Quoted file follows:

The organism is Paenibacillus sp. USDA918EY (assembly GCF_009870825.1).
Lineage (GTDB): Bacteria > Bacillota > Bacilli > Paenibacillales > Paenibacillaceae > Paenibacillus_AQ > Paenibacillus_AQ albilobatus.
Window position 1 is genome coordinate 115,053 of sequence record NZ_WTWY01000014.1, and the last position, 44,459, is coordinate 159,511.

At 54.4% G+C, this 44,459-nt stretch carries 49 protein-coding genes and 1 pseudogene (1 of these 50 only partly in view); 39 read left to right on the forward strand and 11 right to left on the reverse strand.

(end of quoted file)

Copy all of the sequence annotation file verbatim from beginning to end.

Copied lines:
The organism is Paenibacillus sp. USDA918EY (assembly GCF_009870825.1).
Lineage (GTDB): Bacteria > Bacillota > Bacilli > Paenibacillales > Paenibacillaceae > Paenibacillus_AQ > Paenibacillus_AQ albilobatus.
Window position 1 is genome coordinate 115,053 of sequence record NZ_WTWY01000014.1, and the last position, 44,459, is coordinate 159,511.

At 54.4% G+C, this 44,459-nt stretch carries 49 protein-coding genes and 1 pseudogene (1 of these 50 only partly in view); 39 read left to right on the forward strand and 11 right to left on the reverse strand.